The Cyclopedia of New Zealand [Canterbury Provincial District]
Mr. George Gould
Mr. George Gould, whose name is a household word in Canterbury, was born at Hambeldon, two miles from Henley-on-the-Thames, in Oxfordshire, England, on the 23rd of April, 1823. In 1850, just after his first marriage, he left England to seek his fortune in New Zealand. He landed first at Auckland, but, shortly afterwards, proceeded to Canterbury, where he remained till his death. Mr. Gould left New Zealand only on two occasions—once on a trip to Australia, and once when he visited England for the benefit of his health in 1877. His first undertaking in Christchurch was the erection, with his own hands, of a small wooden store and house in Armagh Street. It was the first finished house in Christchurch, and is still in existence at Addington. Mr. Gould commenced by opening a general store. About 1855 he was joined in the business by the late Mr. Grosvenor Miles, and the firm was carried on under the style of Gould and Miles until, 1859, when the partnership was dissolved through the ill-health of Mr. Gould, who then removed into the premises still known as Cookham house. Mr. Gould carried on business there until 1875, when he sold it to Messrs Chisnall and Stewart. For many years Mr. Gould himself had been personally occupied chiefly with his financial business as an agent for the owners and occupiers of sheep stations. At one time he was the largest exporter of wool from Canterbury, and he was the first to ship wheat from New Zealand to London. Like other early colonists, Mr. Gould had to go through a lot of hard physical work, and in the days before the tunnel was made, he knew what it was to trudge over the Port Hills with a load of goods on his back. Mr. Gould was a, man of very orderly habits, with a clear and vigorous undertanding. He was a singularly calm man, yet prompt and energetic, though never giving way to worry or excitement. As an employer he was well served, for his employees respected and liked him, as he treated them with unvarying frankness and manly fairness, Mr. Gould was a large landowner, and used his ample wealth in the employment of productive labour. He took a prominent part in the promotion of banking, insurance, building societies, and such institutions as the Christchurch Gas Company and the New Zealand Shipping Company. Mr. Gould was essentially a religious man, but was undemonstrative about this religious beliefs. He never took any part in politics, as his deafness prevented him from entering on a political career, though one was open to him at any time. Mr. Gould took a warm interest in all matters affecting the people, but he relied more on moral elevation than on acts of Parliament to improve their condition. He was for many years an active member of the old Canterbury Education board, and was a generous benefactor to Christ's College. His valuable gifts to the art gallery and the museum are lasting memorials of his liberality in respect to the purposes of those institutions. Mr. Gould's general benevolence was very great, and request for help for a deserving object never met with a refusal from him. He was a good friend to the Christchurch Working Men's Club, not only helping financially, but also by frequent donations of books. Although believing in the necessity and importance of hard work, he recognised the benefit of healthy amusements, and was a liberal patron of manly sports. In him the Agricultural and Pastoral Association had a staunch friend during the days of its early struggles; he helped to free it from debt, and gave many valuable prizes for competition at its shows. Mr. Gould was never a strong man, and was seriously ill for a considerable time before his death, which took place on the 28th of March, 1889.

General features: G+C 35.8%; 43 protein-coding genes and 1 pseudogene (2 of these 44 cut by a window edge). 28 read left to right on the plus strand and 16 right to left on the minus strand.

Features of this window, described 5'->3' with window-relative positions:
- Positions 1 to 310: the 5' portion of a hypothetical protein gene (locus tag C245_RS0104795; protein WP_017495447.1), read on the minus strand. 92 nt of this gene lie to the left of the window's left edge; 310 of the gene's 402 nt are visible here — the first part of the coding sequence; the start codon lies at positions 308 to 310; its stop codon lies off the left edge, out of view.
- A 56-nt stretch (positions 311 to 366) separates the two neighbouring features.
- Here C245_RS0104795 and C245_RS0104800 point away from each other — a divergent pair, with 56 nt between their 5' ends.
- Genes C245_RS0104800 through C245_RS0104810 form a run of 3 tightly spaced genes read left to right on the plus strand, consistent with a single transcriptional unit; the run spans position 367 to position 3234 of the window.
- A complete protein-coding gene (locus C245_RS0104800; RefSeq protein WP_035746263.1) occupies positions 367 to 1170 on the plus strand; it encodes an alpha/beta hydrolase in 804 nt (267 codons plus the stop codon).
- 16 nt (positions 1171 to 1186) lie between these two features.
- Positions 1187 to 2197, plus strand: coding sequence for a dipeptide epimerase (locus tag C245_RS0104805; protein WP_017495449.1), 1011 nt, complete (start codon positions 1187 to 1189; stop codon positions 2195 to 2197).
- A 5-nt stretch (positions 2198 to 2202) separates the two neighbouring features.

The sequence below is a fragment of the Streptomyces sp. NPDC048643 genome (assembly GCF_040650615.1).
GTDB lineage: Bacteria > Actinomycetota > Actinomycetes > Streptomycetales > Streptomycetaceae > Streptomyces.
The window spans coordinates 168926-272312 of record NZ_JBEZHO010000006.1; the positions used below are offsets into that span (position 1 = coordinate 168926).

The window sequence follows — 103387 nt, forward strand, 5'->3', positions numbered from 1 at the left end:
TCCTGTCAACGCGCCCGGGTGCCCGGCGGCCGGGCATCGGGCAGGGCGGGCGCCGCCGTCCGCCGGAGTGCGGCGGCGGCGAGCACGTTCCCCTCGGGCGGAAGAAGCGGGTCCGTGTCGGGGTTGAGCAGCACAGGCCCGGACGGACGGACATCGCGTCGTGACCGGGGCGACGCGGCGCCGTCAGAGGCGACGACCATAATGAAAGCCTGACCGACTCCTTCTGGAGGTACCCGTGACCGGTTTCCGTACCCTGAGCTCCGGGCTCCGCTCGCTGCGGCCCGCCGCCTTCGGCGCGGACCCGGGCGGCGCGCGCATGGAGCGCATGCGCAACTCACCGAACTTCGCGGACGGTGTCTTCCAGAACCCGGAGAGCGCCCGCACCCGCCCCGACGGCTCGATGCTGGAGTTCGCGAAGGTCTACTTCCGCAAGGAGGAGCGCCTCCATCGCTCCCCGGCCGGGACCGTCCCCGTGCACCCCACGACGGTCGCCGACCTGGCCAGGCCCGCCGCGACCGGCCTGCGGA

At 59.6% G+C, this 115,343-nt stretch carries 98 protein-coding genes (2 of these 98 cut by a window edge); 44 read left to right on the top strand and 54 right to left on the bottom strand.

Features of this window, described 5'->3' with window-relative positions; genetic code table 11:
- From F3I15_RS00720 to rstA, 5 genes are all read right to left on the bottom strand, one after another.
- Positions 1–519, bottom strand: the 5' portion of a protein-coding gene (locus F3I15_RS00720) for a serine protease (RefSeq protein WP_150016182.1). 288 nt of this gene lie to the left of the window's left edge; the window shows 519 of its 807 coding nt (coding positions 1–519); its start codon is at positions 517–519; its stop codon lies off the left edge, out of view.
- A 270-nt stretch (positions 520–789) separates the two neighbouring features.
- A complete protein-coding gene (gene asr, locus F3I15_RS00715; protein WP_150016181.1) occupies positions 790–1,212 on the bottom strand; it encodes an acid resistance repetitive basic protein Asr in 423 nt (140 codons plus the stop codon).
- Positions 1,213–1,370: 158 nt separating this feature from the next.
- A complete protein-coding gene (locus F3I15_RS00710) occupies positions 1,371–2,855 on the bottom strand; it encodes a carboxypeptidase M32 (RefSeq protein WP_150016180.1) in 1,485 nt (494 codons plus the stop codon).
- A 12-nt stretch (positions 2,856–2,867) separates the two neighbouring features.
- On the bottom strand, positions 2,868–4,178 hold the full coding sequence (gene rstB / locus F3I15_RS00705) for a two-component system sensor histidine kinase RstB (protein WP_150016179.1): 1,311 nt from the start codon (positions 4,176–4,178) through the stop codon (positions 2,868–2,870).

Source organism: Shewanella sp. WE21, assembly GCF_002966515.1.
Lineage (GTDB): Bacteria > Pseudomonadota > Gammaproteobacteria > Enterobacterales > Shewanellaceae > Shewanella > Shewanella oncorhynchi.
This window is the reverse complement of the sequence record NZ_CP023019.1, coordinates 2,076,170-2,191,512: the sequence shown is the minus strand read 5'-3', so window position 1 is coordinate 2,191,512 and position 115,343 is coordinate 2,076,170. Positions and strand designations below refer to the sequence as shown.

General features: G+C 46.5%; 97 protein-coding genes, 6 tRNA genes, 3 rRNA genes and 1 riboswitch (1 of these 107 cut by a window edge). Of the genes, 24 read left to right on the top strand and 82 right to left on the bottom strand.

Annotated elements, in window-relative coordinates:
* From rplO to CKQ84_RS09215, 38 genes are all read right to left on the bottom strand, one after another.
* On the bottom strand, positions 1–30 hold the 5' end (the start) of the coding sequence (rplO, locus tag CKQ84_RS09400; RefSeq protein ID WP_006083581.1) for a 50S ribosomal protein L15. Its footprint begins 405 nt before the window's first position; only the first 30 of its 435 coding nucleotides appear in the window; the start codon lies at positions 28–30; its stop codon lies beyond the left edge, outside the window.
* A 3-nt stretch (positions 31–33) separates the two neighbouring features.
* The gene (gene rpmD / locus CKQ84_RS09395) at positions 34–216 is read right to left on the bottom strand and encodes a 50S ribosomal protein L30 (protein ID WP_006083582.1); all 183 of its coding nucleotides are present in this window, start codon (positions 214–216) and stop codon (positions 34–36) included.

The Late Mr. G. Gould.